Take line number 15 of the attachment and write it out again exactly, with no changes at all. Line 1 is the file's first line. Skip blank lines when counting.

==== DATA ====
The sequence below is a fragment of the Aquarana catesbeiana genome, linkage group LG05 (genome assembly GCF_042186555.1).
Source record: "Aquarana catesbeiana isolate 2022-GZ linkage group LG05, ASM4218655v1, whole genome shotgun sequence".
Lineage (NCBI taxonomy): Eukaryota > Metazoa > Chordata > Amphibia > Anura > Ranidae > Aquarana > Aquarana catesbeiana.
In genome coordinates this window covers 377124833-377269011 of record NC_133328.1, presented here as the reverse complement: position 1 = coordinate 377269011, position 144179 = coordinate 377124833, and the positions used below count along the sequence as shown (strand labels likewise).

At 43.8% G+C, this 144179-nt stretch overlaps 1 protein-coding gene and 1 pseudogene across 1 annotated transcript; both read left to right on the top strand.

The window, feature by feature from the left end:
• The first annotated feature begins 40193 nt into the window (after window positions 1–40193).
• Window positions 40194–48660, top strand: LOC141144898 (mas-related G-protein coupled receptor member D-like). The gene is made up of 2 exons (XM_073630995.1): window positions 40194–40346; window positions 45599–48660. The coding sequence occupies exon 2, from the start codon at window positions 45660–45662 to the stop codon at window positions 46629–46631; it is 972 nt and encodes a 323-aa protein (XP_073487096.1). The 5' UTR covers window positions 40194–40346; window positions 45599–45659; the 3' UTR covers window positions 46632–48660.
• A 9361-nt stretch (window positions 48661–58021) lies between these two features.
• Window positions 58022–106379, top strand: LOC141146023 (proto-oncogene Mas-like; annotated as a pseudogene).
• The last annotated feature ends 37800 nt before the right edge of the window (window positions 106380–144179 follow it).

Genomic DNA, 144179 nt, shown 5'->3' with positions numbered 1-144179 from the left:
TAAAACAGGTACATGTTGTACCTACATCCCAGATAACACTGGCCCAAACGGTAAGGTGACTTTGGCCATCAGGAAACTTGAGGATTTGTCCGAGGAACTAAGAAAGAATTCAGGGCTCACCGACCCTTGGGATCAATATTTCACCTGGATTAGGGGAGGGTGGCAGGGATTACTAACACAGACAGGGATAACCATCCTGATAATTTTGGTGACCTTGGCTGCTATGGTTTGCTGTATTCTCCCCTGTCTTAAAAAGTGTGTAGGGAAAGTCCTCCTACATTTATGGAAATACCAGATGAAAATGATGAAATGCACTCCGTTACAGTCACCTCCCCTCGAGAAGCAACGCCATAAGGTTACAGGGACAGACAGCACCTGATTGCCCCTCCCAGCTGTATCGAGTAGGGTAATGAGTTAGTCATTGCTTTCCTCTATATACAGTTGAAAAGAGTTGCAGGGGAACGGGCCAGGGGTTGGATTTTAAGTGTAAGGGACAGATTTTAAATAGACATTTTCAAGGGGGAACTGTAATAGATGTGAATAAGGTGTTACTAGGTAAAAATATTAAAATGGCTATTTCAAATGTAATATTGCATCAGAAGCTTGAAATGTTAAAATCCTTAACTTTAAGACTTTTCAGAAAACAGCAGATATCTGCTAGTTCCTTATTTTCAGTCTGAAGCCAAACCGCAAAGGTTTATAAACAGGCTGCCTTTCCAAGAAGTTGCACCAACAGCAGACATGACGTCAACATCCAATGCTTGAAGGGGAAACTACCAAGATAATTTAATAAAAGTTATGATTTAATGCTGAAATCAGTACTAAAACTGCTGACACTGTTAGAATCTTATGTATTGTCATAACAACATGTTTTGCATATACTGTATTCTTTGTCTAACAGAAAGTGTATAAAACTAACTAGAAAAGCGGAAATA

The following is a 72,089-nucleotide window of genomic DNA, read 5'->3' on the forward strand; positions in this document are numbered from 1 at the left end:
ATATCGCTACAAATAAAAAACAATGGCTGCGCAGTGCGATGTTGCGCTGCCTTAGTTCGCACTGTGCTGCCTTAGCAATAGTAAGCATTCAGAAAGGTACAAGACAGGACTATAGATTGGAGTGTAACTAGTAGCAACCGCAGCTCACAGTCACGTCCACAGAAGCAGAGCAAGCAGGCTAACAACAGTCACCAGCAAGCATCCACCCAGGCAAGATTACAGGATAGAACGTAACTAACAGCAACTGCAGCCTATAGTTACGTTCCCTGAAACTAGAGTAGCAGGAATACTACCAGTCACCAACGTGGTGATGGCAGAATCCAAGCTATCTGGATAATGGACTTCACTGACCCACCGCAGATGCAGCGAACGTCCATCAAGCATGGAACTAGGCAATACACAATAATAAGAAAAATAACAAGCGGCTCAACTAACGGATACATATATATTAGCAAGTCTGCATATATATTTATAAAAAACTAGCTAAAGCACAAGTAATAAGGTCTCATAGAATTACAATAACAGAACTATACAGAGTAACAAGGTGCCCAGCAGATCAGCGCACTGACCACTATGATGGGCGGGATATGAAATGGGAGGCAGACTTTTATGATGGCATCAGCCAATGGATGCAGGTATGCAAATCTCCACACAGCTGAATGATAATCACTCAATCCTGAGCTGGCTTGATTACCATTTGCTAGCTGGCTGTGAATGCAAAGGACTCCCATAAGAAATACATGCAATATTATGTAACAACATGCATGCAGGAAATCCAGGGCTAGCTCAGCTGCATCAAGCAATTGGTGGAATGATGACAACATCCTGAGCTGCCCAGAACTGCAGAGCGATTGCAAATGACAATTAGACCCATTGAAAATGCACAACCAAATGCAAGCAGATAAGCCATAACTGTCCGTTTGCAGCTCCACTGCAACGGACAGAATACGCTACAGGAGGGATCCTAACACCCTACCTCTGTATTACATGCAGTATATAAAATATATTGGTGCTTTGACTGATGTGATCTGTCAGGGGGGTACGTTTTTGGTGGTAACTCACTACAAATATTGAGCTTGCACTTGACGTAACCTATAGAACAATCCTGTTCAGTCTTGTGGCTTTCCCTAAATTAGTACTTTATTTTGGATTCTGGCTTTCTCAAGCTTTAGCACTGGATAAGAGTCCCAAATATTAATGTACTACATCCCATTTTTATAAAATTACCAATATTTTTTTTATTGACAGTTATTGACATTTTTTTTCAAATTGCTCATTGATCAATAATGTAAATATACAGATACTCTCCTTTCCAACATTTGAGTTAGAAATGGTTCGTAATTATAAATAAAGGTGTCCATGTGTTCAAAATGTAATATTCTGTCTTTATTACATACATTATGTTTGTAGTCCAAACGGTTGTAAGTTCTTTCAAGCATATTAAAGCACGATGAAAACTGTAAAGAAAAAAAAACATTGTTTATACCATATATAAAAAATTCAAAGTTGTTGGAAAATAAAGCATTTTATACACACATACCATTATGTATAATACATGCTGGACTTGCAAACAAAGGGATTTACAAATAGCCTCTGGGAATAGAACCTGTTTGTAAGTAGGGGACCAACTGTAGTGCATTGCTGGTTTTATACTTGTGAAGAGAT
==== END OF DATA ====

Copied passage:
ATATCGCTACAAATAAAAAACAATGGCTGCGCAGTGCGATGTTGCGCTGCCTTAGTTCGCACTGTGCTGCCTTAGCAATAGTAAGCATTCAGAAAGGTACAAGACAGGACTATAGATTGGAGTGTAACTAGTAGCAACCGCAGCTCACAGTCACGTCCACAGAAGCAGAGCAAGCAGGCTAACAACAGTCACCAGCAAGCATCCACCCAGGCAAGATTACAGGATAGAACGTAACTAACAGCAACTGCAGCCTATAGTTACGTTCCCTGAAACTAGAGTAGCAGGAATACTACCAGTCACCAACGTGGTGATGGCAGAATCCAAGCTATCTGGATAATGGACTTCACTGACCCACCGCAGATGCAGCGAACGTCCATCAAGCATGGAACTAGGCAATACACAATAATAAGAAAAATAACAAGCGGCTCAACTAACGGATACATATATATTAGCAAGTCTGCATATATATTTATAAAAAACTAGCTAAAGCACAAGTAATAAGGTCTCATAGAATTACAATAACAGAACTATACAGAGTAACAAGGTGCCCAGCAGATCAGCGCACTGACCACTATGATGGGCGGGATATGAAATGGGAGGCAGACTTTTATGATGGCATCAGCCAATGGATGCAGGTATGCAAATCTCCACACAGCTGAATGATAATCACTCAATCCTGAGCTGGCTTGATTACCATTTGCTAGCTGGCTGTGAATGCAAAGGACTCCCATAAGAAATACATGCAATATTATGTAACAACATGCATGCAGGAAATCCAGGGCTAGCTCAGCTGCATCAAGCAATTGGTGGAATGATGACAACATCCTGAGCTGCCCAGAACTGCAGAGCGATTGCAAATGACAATTAGACCCATTGAAAATGCACAACCAAATGCAAGCAGATAAGCCATAACTGTCCGTTTGCAGCTCCACTGCAACGGACAGAATACGCTACAGGAGGGATCCTAACACCCTACCTCTGTATTACATGCAGTATATAAAATATATTGGTGCTTTGACTGATGTGATCTGTCAGGGGGGTACGTTTTTGGTGGTAACTCACTACAAATATTGAGCTTGCACTTGACGTAACCTATAGAACAATCCTGTTCAGTCTTGTGGCTTTCCCTAAATTAGTACTTTATTTTGGATTCTGGCTTTCTCAAGCTTTAGCACTGGATAAGAGTCCCAAATATTAATGTACTACATCCCATTTTTATAAAATTACCAATATTTTTTTTATTGACAGTTATTGACATTTTTTTTCAAATTGCTCATTGATCAATAATGTAAATATACAGATACTCTCCTTTCCAACATTTGAGTTAGAAATGGTTCGTAATTATAAATAAAGGTGTCCATGTGTTCAAAATGTAATATTCTGTCTTTATTACATACATTATGTTTGTAGTCCAAACGGTTGTAAGTTCTTTCAAGCATATTAAAGCACGATGAAAACTGTAAAGAAAAAAAAACATTGTTTATACCATATATAAAAAATTCAAAGTTGTTGGAAAATAAAGCATTTTATACACACATACCATTATGTATAATACATGCTGGACTTGCAAACAAAGGGATTTACAAATAGCCTCTGGGAATAGAACCTGTTTGTAAGTAGGGGACCAACTGTAGTGCATTGCTGGTTTTATACTTGTGAAGAGAT